As some customers will have noticed, the Tor1 facility had an unexpected network incident on 09-Oct-2018 causing multiple brief periods of connectivity issues, and latency for many customers in the Tor1 facility. The following postmortem is a breakdown of the specific timing, events, and details surrounding the connectivity incident, where the core01.tor1 router impacted connectivity to the Tor1 network. The information/events surrounding this incident are as follows, timestamps are in Eastern Time:
Timeline of Events:
2:15pm - Core01.tor1 - Logs indicate a memory allocation error on the supervisor. Cause: memory fragmentation (indicating memory depletion).
2:15pm - Core02.tor1 - BGP error notification received from core01.tor1, BGP update is malformed and discarded.
2:16pm - Core01.tor1 - A fatal error is triggered attempting to insert a IPv4 prefix into the Cisco Express Forwarding (CEF) table.
2:16pm - Core01.tor1 - CEF is disabled due to fatal error (above).
2:16pm - Core01.tor1 - BGP process realizes its out of memory, and attempts to re-initialize itself. Since BGP controls routing, this starts shutting down traffic to Core01.tor1 (traffic from the distribution layer [dist01.tor1/dist02.tor1] continues to flow VIA core02.tor1 with some traffic getting trapped on core01.tor1 as it shuts down sessions).
2:16pm - Dist01.tor1 & Dist02.tor1 - Distribution layer routers/switches start to see BGP sessions to core01.tor1 flap. Sessions to each distribution router flap another half dozen times over the following 40 minutes (flapping approximately every 7-8 minutes).
2:17pm - Core02.tor1 - BGP triggers a critical allocation failure when trying to allocate memory to a route (due to fragmentation). This appears to be in relation to the sudden, repeated, and significant shift of routes in relation to Core01.tor1's unexpected behavior. Core01.tor1 is aggressively flapping various internal interfaces/sessions at this point.
2:17pm - Core02.tor1 - BGP drops, then immediately re-establishes multiple sessions with random peers. This is the result of resource consumption involved in setting up/tearing down sessions repeatedly over a short period of time (from core01.tor1's flapping, not only of the direct interfaces, but also transit routes, ISL’s, etc.).
2:20pm - Core02.tor1 - Router is observed passing BGP errors from itself to other connected peers (malformed updates), likely in relation to the above events. Malformed updates do not drop traffic/sessions, but do show as errors.
2:20pm - Core01.tor1 - BGP peers begin the process of shutting down, CPU load has spiked. IS-IS connection (L2 routing) between core01.tor1 > core02.tor1 disconnects/reconnects several times as a result of insufficient resources.
2:23pm [to ~2:50pm] - Core01.tor1 - Router has largely isolated itself from the network. After shutting down & restarting its BGP process, it cannot get new sessions fully executed due to resource under-run. The router is mostly flapping sessions up/down as it runs out of resources/time before most sessions can stabilize, thus restarting the cycle. Most traffic is bypassing core01.tor1, because it doesn't remain online long enough for routes to establish/traffic to shift back.
2:25pm - PC staff start receiving automated alerts indicating various network issues, as the monitoring server hangs off the core, and various checks fail as traffic gets dropped, etc. Initial investigation begins.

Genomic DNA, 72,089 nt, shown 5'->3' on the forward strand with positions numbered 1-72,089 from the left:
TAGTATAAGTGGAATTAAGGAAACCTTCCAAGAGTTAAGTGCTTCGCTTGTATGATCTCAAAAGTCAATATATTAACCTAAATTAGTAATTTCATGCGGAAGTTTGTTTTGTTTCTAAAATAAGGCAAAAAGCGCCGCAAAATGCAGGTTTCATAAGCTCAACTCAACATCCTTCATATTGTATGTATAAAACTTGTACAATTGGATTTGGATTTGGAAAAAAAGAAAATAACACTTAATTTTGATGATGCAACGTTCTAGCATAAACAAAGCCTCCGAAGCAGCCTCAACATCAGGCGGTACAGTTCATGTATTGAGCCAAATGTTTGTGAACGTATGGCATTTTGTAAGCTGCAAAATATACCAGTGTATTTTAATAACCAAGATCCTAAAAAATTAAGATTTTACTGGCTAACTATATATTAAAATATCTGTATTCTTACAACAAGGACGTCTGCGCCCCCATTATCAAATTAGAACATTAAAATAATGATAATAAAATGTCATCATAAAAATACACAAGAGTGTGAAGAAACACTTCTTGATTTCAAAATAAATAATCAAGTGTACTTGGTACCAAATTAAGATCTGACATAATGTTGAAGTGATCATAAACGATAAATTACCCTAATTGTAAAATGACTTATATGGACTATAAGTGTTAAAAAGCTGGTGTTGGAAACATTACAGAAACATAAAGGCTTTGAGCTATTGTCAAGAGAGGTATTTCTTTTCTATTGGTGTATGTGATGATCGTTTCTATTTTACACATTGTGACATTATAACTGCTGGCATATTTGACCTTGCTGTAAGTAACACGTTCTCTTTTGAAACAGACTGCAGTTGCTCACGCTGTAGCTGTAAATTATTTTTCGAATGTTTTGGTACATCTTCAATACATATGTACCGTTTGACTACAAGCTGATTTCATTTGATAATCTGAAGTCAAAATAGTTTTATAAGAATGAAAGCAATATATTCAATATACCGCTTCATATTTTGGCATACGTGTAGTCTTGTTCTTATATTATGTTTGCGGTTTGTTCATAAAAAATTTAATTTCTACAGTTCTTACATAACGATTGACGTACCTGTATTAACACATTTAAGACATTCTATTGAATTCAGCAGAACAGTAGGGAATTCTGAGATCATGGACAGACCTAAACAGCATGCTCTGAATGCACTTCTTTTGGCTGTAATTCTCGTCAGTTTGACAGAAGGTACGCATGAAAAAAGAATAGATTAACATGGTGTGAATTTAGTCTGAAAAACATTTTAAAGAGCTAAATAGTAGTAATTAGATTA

2:29pm - PC staff gain remote access to both core routers VIA out of band access, both systems are very sluggish due to obvious resource strain.
2:34pm - While the problem is being remotely discussed & diagnosed, PC staff are dispatched to the site as a precaution.
2:37pm - Core02.tor1 - Core02.tor1 looses all routes for 8 seconds as BGP sessions flap a second time.
2:42pm - Core02.tor1 - Low memory errors are recorded in log.
2:53pm - PC staff arrive on-site, and check the physical conditions in relation to the network core.
2:56pm - Core01.tor1 - PC staff working on core01.tor1 VIA out of band access determine it's best to simply soft-reload the device, to flush out the memory since it's already effectively offline and isolated. A reload command is issued.
2:58pm - Core01.tor1 - Powers down for reboot.
3:05pm - Core01.tor1 - Confirms power on after cold-start, basic card diagnostics have passed without error.
3:09pm - Core01.tor1 - BGP sessions are back up, core01.tor1 is now stable.
This incident is the result of a sudden and critical memory under-run scenario, where the available system memory was unable to accommodate the routers operating needs. The free memory pools on both of the Tor1 core routers have been diminishing in perpetuity, primarily due to IPv4 prefix de-aggregation/table growth, as would be expected of any BGP routers on the Internet today. The free memory pool on both cores is closely monitored (and graphed) by PC staff. The rate of free memory depletion has been consistent over a period of years, and was not projected to become problematic for several more months.
We have temporarily disabled some non-essential features on the core01.tor1 router to mitigate the immediate issue by helping to reduce resource strain. A chunk of memory was also free’d up during the reload/reboot, which also stabilizes the system.
As the supervisor cards in both core routers are already at their maximum memory configuration, the resolution will be to replace the supervisor cards entirely. An upgrade of this nature was already in the plans before year-end, this unexpected event will push our time-frame forward. We will be announcing a maintenance window shortly to address core01.tor1’s upgrade, which will be performed in earnest.
Please let me know directly if you require further details, or have any questions, or concerns regarding either this event, or this postmortem. Once again I'd like to extend my apologies for any inconvenience caused by this event.
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